Simply because there are collaborators on a project inspired by your research is insufficient by any count to be considered unfair or unoriginal work to the whole thesis. Ultimately only you can know the extent to which any of this applies, but keep in mind many academic works are the fruit of collaborations that may or may not be part of a much larger researcher's canon or research field without rendering the whole of his research a group activity.

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I think that if you are able at your level in your career to convince others to work on your own projects, be them academics or practitioners, you definitively deserve recognition. Let me elaborate my view:

  • a MS degree is NOT supposed to be research-intensive. That's PhD work.
  • MS dissertations typically either summarize other's people work, or provide limited original work on top of other's people work.
  • in case there is original work being developed, it is guided by the student's supervisor, and mostly executed by supervisor's team composed by research scientists/postdocs/PhDs.

A MS thesis is NOT an individual's homework. Even research at the highest levels is almost never done individual - I find it surprising that us faculty perpetrate the fictitious nineteenth century lone-genius narrative. I authored hundreds of papers, and the only work that bears my only name are my MD and my PhD thesis. And that's only because of the dissertation rules that were imposes to me - in a dissertation, the student is forced to relegate other's people contribution in the "acknowledgments", when they really are co-authors.

So if a MS student picks his own topic, and he/she self-assembles his own team to develop it and complete it rather than following semi-blindly the supervisor's (or her/his assistant's) direction, he/she should be highly praised. That's not plagiarism, that is leadership/entrepeneurial attitude at a very early stage.

Of course, just as in any academic work, you should refer to other people's contribution. In this case, you should make it clear you brought up the idea and encouraged others to collaborate with you, and try to assess in the most objective manner what is your own contribution, and what is not.

EDIT: thanks for the first upvote. I believe the downvotes were due to my first, short, in-your-face version of the answer. Hope my point is clear now.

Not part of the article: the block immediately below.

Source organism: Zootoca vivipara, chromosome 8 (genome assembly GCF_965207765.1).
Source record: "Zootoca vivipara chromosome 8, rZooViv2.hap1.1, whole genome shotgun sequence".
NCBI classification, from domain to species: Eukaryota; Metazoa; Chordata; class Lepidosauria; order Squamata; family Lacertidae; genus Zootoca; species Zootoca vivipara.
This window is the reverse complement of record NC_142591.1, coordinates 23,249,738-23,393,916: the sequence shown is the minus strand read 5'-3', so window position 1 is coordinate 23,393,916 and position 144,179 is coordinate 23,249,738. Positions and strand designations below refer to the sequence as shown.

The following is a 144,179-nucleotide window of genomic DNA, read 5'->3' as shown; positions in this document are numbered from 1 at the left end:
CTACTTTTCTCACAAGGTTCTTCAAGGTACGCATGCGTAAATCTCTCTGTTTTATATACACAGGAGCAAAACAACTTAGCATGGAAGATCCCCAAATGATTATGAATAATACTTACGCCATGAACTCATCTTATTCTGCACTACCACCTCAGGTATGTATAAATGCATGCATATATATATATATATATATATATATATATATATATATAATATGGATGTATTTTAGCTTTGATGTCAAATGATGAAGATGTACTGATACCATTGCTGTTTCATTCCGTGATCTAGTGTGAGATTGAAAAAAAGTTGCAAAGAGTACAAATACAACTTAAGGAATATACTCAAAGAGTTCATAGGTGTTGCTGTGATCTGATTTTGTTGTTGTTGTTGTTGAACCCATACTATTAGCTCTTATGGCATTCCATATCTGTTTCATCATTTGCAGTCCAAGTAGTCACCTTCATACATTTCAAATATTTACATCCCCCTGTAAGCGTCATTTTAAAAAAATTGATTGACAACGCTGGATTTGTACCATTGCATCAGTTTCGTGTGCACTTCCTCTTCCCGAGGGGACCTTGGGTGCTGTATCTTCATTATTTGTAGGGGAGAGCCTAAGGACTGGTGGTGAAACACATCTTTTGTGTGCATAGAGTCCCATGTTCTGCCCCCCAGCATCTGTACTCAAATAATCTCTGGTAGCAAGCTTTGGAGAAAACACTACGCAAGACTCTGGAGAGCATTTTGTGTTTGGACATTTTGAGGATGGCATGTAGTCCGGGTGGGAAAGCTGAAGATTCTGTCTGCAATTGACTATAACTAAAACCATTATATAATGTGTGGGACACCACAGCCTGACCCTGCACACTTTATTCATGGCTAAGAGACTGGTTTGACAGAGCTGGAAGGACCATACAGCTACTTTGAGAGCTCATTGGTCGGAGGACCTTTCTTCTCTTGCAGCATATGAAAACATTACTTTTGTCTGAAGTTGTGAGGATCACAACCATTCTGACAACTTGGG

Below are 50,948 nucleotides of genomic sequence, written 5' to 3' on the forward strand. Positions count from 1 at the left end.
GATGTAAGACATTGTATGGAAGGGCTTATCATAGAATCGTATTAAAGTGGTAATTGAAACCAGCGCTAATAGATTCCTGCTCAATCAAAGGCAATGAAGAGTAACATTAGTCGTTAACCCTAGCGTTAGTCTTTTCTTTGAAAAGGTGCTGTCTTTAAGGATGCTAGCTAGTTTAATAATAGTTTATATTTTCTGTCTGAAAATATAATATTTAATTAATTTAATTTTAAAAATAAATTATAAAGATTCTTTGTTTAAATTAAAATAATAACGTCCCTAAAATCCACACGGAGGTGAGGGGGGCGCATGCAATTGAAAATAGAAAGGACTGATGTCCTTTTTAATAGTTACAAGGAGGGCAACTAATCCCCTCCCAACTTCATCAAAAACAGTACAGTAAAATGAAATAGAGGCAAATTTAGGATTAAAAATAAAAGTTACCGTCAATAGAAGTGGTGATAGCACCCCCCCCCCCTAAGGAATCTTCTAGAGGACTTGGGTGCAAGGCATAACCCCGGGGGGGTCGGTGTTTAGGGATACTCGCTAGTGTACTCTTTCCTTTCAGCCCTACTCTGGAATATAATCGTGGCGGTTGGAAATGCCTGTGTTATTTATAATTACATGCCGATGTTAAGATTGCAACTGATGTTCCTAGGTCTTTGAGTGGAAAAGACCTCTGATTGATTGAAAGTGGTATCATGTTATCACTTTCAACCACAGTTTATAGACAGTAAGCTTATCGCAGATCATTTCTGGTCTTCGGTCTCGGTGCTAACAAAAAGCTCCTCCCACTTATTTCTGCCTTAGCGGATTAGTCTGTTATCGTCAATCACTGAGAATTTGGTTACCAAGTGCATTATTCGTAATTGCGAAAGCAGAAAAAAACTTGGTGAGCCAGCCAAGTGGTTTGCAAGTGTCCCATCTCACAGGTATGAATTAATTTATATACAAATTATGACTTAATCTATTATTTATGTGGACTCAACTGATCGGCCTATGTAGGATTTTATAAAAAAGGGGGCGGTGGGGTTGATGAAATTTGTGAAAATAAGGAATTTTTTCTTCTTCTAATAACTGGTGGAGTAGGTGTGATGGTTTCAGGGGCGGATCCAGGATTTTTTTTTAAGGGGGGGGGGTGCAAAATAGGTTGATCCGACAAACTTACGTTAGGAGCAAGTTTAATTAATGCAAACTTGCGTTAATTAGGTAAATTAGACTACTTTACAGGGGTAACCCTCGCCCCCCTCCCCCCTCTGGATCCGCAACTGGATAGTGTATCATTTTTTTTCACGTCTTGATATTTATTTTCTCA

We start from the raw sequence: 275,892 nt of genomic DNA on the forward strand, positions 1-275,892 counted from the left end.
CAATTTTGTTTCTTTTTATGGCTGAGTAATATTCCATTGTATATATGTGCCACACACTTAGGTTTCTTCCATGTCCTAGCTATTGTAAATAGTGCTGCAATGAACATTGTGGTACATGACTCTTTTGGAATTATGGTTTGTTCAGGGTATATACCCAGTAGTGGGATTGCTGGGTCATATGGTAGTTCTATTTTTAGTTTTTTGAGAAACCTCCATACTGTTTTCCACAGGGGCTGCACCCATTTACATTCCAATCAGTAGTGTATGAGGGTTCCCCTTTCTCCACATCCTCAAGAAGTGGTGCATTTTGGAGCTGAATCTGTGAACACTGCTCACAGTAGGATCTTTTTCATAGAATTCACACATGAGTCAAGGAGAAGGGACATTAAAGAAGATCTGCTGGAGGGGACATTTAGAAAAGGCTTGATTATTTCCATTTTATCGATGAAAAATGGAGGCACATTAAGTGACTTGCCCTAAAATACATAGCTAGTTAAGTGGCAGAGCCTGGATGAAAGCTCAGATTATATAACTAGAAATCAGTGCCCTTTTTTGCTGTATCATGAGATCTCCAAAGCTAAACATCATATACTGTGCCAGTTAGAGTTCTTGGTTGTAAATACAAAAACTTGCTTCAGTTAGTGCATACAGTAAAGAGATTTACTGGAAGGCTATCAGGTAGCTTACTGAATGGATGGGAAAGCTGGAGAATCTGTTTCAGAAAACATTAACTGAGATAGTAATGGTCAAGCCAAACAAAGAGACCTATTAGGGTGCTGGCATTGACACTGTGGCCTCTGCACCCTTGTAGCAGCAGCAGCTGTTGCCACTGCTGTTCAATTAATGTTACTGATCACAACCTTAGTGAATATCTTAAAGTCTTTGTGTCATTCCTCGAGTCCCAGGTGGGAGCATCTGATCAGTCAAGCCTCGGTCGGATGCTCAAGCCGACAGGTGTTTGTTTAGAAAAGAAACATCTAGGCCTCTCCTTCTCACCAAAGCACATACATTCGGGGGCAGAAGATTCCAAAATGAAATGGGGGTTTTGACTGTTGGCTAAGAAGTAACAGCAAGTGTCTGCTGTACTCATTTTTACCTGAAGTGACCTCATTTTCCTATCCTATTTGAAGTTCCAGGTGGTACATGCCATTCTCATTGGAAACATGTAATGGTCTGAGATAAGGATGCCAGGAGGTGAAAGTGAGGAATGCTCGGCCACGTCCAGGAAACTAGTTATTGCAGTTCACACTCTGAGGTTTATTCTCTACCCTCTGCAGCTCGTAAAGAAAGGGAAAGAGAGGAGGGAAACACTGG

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    Wow, here rain the downvotes. Wonder if anybody would comment on why this answer is not satisfactory? As a teacher, I always praise students who work in groups. As a MS and PhD supervisor, I praise students who think outside close academic circles and are able to fin external resources to solve their problems. What are your values as a faculty? – famargar Mar 3 '17 at 19:52
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    The notion that working in groups is desirable is fine. The notion that this alone is sufficient for a degree is not fine. – Nate Eldredge Mar 3 '17 at 19:54
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    So if I am able to "convince" someone else to write a complete Master's thesis in software engineering for me, I deserve not only a Master's degree in software engineering but also another Master's degree in business? Do you seriously not see why such a claim would be downvoted? – Dan Romik Mar 3 '17 at 20:09
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    Not downvoted, but here's the catch: there is group work for assessing the ability to work in groups. If it is individual work (and a MSc is usually individual), you want to assess the individual ability of the student. Business ability is one pair of shoes and not measured by a degree; but technical and research ability in conjunction with critical discourse and analysis is what people get the MSc degree for. And that's not measured if they use the jointly developed tool from the hackaton without making clear what their contribution is. Plus: perhaps the idea comes from the others? – Captain Emacs Mar 3 '17 at 20:09
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    I hope I clarified I was being provocative. @CaptainEmacs (I dropped emacs but still love your nickname :) of course he/she should still make clear what part of his thesis are his/her own work. This should happen in any thesis, regardless whether you got help from an academic, or else. I just realized I need to expand my answer further. – famargar Mar 3 '17 at 20:53